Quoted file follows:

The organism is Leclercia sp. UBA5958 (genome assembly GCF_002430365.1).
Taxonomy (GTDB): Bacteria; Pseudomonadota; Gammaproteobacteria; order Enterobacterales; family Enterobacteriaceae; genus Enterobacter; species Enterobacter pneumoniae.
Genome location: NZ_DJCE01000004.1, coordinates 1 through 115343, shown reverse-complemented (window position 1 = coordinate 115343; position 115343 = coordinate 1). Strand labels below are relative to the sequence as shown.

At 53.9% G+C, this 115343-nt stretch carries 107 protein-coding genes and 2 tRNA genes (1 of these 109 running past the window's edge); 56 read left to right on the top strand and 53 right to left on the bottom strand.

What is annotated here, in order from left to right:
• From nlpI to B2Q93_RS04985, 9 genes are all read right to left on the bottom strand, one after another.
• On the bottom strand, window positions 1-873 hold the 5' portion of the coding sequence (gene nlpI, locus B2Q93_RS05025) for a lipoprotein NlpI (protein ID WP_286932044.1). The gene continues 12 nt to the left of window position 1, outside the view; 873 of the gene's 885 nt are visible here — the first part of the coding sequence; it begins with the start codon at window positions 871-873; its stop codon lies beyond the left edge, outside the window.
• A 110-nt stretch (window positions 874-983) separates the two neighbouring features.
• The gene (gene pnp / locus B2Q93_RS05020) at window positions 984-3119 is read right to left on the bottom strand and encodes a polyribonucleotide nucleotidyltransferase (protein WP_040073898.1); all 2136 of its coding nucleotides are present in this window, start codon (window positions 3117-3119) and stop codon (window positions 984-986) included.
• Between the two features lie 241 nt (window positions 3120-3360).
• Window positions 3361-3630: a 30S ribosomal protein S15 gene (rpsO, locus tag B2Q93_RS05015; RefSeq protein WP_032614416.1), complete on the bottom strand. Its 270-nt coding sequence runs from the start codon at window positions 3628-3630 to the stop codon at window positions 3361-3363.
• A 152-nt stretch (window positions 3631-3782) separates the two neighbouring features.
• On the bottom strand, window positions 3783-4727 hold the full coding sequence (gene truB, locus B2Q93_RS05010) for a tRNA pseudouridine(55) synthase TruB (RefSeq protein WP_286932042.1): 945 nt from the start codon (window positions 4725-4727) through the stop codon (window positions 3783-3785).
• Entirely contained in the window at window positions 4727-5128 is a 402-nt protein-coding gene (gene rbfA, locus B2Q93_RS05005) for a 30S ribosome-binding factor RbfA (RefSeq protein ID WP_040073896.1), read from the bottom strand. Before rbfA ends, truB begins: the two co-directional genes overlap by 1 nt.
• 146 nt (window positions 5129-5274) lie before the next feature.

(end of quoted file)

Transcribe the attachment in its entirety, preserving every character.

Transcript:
The organism is Leclercia sp. UBA5958 (genome assembly GCF_002430365.1).
Taxonomy (GTDB): Bacteria; Pseudomonadota; Gammaproteobacteria; order Enterobacterales; family Enterobacteriaceae; genus Enterobacter; species Enterobacter pneumoniae.
Genome location: NZ_DJCE01000004.1, coordinates 1 through 115343, shown reverse-complemented (window position 1 = coordinate 115343; position 115343 = coordinate 1). Strand labels below are relative to the sequence as shown.

At 53.9% G+C, this 115343-nt stretch carries 107 protein-coding genes and 2 tRNA genes (1 of these 109 running past the window's edge); 56 read left to right on the top strand and 53 right to left on the bottom strand.

What is annotated here, in order from left to right:
• From nlpI to B2Q93_RS04985, 9 genes are all read right to left on the bottom strand, one after another.
• On the bottom strand, window positions 1-873 hold the 5' portion of the coding sequence (gene nlpI, locus B2Q93_RS05025) for a lipoprotein NlpI (protein ID WP_286932044.1). The gene continues 12 nt to the left of window position 1, outside the view; 873 of the gene's 885 nt are visible here — the first part of the coding sequence; it begins with the start codon at window positions 871-873; its stop codon lies beyond the left edge, outside the window.
• A 110-nt stretch (window positions 874-983) separates the two neighbouring features.
• The gene (gene pnp / locus B2Q93_RS05020) at window positions 984-3119 is read right to left on the bottom strand and encodes a polyribonucleotide nucleotidyltransferase (protein WP_040073898.1); all 2136 of its coding nucleotides are present in this window, start codon (window positions 3117-3119) and stop codon (window positions 984-986) included.
• Between the two features lie 241 nt (window positions 3120-3360).
• Window positions 3361-3630: a 30S ribosomal protein S15 gene (rpsO, locus tag B2Q93_RS05015; RefSeq protein WP_032614416.1), complete on the bottom strand. Its 270-nt coding sequence runs from the start codon at window positions 3628-3630 to the stop codon at window positions 3361-3363.
• A 152-nt stretch (window positions 3631-3782) separates the two neighbouring features.
• On the bottom strand, window positions 3783-4727 hold the full coding sequence (gene truB, locus B2Q93_RS05010) for a tRNA pseudouridine(55) synthase TruB (RefSeq protein WP_286932042.1): 945 nt from the start codon (window positions 4725-4727) through the stop codon (window positions 3783-3785).
• Entirely contained in the window at window positions 4727-5128 is a 402-nt protein-coding gene (gene rbfA, locus B2Q93_RS05005) for a 30S ribosome-binding factor RbfA (RefSeq protein ID WP_040073896.1), read from the bottom strand. Before rbfA ends, truB begins: the two co-directional genes overlap by 1 nt.
• 146 nt (window positions 5129-5274) lie before the next feature.